By Thom Jennings firstname.lastname@example.org
Niagara Gazette — On Tuesday, a perennial favorite returns to the Artpark stage as The Machine performs Pink Floyd comes to town for a 6:30 p.m. performance.
Last week’s scheduled performance from The Pink Floyd Experience in Lockport was rained out, so once again this summer Floyd fans have one choice to hear their favorite band’s music performed live.
Having seen The Machine a number of times, I can firmly attest to the fact that if you are a fan of Pink Floyd then you will undoubtedly love The Machine. Even though the band plays Pink Floyd songs, they mix up their sets and leave plenty of room for improvisation.
The early part of the set will be all about the music, but the latter part of the set is when the light show gets really cool. This is the only show of the season I bring a lawn chair and sit back and really soak in the band and the theatrics.
If you need a primer on Pink Floyd, The name Pink Floyd is a combination of two blues artists, Pink Anderson and Floyd Council. The two appeared in the liner notes of an album by Blind Boy Fuller, and founding Pink Floyd member Syd Barrett combined them to come up with one of the most recognizable names in rock music.
In the 1960s, Pink Floyd established themselves at the forefront of the psychedelic rock sound. The group, formed in England in 1965 by a group of high school and college friends, soon became known for their experimental sound and unique light shows.
Pink Floyd’s first commercial release came in 1967 with “The Piper at the Gates of Dawn,” an album that featured Barrett, Roger Waters, Richard Wright and Nick Mason. A year later, they released “A Saucerful of Secrets,” at which time David Gilmour joined the band as a replacement for Barrett who was dealing with severe mental health issues, a situation that would heavily influence the band’s songwriting.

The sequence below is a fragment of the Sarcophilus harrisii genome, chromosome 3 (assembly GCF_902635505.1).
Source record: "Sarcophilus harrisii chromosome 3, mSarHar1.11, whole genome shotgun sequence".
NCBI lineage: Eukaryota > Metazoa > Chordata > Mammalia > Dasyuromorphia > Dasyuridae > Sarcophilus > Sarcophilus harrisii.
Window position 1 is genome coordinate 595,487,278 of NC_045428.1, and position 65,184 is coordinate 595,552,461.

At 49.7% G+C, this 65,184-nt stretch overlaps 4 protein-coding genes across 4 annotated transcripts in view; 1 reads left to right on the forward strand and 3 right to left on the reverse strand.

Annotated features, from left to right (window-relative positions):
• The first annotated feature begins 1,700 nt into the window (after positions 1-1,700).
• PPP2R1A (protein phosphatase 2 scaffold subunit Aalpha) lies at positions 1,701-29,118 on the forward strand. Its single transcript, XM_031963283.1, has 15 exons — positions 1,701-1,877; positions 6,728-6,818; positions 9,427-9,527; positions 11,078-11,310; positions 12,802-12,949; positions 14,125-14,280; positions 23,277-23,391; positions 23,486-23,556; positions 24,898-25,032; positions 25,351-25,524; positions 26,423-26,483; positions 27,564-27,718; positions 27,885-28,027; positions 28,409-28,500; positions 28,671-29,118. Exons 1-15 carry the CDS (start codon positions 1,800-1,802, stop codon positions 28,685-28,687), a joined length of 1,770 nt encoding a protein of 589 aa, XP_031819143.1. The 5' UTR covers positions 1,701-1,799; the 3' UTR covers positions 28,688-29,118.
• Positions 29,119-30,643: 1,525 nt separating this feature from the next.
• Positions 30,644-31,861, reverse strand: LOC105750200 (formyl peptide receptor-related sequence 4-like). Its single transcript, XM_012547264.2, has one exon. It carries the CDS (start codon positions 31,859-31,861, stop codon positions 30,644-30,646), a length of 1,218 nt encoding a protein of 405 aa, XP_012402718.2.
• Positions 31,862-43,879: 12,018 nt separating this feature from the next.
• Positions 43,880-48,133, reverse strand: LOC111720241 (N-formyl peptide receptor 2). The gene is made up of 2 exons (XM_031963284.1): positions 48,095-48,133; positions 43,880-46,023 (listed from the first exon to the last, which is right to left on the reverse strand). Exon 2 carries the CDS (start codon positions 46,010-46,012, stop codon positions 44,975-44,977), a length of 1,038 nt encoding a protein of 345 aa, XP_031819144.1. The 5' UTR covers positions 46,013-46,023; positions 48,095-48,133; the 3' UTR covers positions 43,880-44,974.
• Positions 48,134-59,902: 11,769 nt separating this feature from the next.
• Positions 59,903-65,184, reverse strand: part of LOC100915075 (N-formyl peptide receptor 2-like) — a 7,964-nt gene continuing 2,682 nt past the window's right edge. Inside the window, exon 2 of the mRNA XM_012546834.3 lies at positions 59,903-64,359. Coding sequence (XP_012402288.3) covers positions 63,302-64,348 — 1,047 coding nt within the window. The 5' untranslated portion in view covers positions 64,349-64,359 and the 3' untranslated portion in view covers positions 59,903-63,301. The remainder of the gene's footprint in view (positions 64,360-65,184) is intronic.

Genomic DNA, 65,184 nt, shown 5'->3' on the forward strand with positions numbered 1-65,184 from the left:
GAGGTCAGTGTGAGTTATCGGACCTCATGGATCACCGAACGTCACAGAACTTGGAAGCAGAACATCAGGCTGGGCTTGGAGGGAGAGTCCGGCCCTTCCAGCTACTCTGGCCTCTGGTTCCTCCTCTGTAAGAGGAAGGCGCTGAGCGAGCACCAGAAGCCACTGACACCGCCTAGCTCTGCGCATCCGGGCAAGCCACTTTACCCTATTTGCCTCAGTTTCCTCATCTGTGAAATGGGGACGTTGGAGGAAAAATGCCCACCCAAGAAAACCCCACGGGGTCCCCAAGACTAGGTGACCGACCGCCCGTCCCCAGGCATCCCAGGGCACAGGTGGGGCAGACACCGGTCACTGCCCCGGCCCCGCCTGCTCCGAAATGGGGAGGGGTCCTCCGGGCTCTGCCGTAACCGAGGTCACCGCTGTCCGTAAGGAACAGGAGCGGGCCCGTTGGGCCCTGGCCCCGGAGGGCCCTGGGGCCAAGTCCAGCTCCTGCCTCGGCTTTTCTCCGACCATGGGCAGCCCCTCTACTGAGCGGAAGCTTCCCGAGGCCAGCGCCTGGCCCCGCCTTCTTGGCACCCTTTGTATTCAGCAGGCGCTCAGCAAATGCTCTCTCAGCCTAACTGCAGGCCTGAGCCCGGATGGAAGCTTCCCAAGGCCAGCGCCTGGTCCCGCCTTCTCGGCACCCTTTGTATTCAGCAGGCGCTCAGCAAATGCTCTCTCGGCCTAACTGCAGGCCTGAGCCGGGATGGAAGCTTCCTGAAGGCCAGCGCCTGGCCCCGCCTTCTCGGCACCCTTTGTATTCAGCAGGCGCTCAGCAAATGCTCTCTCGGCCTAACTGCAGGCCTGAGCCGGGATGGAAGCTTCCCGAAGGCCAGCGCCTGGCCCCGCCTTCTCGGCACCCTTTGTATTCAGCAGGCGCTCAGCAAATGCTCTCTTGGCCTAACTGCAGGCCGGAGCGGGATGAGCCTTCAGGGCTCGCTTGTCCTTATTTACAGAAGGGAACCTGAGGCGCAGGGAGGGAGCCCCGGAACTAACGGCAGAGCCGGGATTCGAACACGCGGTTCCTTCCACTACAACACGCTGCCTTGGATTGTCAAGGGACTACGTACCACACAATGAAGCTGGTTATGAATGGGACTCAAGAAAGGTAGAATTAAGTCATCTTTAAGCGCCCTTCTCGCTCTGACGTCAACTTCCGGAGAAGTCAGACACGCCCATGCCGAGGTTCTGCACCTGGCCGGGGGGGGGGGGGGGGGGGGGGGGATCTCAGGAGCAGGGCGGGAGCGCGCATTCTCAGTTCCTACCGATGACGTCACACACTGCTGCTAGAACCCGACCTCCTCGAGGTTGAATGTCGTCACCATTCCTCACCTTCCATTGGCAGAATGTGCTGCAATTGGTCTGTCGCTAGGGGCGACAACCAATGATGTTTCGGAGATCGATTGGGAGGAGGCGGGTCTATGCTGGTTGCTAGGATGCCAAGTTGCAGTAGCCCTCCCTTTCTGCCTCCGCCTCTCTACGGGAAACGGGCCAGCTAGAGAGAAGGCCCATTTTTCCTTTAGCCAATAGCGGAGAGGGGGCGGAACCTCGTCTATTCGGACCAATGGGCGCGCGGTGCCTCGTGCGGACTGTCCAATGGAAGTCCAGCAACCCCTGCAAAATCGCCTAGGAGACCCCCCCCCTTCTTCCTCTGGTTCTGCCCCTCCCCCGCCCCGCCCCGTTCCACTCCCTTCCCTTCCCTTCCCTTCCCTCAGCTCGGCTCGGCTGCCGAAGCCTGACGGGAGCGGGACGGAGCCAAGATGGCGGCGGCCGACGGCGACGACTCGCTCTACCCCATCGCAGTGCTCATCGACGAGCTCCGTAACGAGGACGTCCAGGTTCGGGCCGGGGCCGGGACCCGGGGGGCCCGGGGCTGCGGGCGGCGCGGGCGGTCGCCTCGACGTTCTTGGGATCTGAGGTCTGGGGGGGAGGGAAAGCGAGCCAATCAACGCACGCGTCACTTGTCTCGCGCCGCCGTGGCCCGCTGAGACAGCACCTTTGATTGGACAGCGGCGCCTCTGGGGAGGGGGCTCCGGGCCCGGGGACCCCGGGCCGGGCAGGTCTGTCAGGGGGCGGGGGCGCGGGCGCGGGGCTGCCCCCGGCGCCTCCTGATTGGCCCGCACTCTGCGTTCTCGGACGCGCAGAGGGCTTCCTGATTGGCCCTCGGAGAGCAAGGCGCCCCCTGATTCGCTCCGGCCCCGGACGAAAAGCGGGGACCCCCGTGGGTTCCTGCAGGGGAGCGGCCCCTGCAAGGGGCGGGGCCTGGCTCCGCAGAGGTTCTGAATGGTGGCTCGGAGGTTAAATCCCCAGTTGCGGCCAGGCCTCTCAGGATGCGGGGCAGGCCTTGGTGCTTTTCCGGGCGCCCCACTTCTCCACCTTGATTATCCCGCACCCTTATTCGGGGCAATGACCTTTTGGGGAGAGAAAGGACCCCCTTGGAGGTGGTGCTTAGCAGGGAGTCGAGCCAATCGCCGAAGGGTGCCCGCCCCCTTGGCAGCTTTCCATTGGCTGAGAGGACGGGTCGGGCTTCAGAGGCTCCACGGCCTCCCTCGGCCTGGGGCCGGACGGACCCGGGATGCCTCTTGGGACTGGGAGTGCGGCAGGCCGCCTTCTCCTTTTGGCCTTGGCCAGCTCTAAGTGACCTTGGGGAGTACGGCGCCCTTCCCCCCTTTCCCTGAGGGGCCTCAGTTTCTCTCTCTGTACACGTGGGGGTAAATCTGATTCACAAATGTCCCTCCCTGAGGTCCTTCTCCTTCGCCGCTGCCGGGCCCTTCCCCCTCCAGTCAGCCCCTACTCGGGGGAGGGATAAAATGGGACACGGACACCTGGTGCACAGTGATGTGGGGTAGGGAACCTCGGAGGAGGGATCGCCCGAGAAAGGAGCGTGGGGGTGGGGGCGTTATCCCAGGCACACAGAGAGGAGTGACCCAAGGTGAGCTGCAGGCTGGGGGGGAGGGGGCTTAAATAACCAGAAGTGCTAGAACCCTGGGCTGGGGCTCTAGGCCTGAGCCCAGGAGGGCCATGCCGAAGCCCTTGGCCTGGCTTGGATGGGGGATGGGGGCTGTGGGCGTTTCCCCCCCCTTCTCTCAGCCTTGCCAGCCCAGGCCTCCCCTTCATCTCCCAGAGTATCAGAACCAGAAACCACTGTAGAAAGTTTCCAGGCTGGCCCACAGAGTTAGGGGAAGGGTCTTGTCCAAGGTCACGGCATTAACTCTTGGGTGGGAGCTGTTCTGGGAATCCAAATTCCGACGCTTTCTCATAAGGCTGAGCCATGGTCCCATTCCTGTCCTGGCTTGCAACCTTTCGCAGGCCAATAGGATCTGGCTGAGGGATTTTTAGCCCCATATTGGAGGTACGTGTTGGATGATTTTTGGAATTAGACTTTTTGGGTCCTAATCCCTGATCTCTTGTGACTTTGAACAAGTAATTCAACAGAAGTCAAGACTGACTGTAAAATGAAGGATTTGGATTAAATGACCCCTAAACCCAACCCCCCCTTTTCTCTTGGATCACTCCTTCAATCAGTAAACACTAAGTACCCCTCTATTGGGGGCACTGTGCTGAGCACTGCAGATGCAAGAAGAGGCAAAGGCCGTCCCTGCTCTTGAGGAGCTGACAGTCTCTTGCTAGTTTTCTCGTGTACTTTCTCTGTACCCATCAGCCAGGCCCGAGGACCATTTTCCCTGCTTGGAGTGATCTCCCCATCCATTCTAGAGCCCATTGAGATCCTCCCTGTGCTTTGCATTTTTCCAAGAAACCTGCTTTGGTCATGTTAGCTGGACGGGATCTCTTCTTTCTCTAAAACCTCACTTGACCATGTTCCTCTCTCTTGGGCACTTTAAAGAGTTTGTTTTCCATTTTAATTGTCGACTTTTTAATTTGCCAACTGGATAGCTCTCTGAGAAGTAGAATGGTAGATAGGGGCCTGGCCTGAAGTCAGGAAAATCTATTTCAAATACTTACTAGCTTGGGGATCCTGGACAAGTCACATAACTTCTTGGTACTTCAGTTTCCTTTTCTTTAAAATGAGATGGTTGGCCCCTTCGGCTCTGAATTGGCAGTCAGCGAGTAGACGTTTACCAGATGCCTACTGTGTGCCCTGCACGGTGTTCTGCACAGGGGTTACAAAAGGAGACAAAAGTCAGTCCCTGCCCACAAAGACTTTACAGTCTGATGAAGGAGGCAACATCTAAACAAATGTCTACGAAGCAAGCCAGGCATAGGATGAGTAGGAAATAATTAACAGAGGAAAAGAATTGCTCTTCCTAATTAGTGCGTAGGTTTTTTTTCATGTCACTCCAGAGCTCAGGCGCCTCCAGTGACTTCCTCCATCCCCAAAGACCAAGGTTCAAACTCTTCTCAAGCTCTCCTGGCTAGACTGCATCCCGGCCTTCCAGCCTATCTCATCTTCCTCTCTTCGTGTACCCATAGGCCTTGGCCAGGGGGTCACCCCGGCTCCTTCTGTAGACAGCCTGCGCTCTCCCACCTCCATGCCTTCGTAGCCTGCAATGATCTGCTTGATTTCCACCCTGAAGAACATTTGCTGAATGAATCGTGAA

The Waters, Gilmour, Wright and Mason lineup achieved their greatest success with 1973’s “Dark Side of the Moon,” the fifth most popular album of all time in sales. It stayed on the Billboard Top 100 charts for an astounding 741 weeks from 1973 to 1988 including a staggering 591 consecutive weeks.
After “Dark Side of the Moon,” Pink Floyd recorded “Wish You Were Here,” during which Syd Barrett made a surprise visit to the recording sessions. That album was followed up by “Animals,” and the group’s first major stadium tour.
In 1979, Pink Floyd released another groundbreaking album, “The Wall” a rock opera epic that inspired a feature film of the same name and spawned one of rock’s most famous stage productions, which Waters’ recently replicated as a solo performer.
After “The Wall,” Pink Floyd began to deal with creative tensions, which first led to the departure of keyboardist Richard Wright, and then the dissolution of the band shortly after “The Final Cut” was released.
A reformed Pink Floyd sans Waters appeared in 1987 with the album “Momentary Lapse of Reason” and a subsequent tour, which featured the return of Richard Wright.
Pink Floyd’s final full concert performance occurred on Oct. 29, 1994, in London, after which all of the members pursued solo careers.
In 2005, Waters, Gilmour, Wright and Mason performed at the Live 8 concert. At the performance, Waters thanked Syd Barrett who died a year later. Richard Wright died in 2008, ending the possibility of a full reunion.
In recent years, Gilmour and Waters have sporadically performed together, once three years ago at a charity benefit and then once when Gilmour performed at one of Water’s performances of “The Wall.”Thom Jennings covers the local music scene for the Gazette.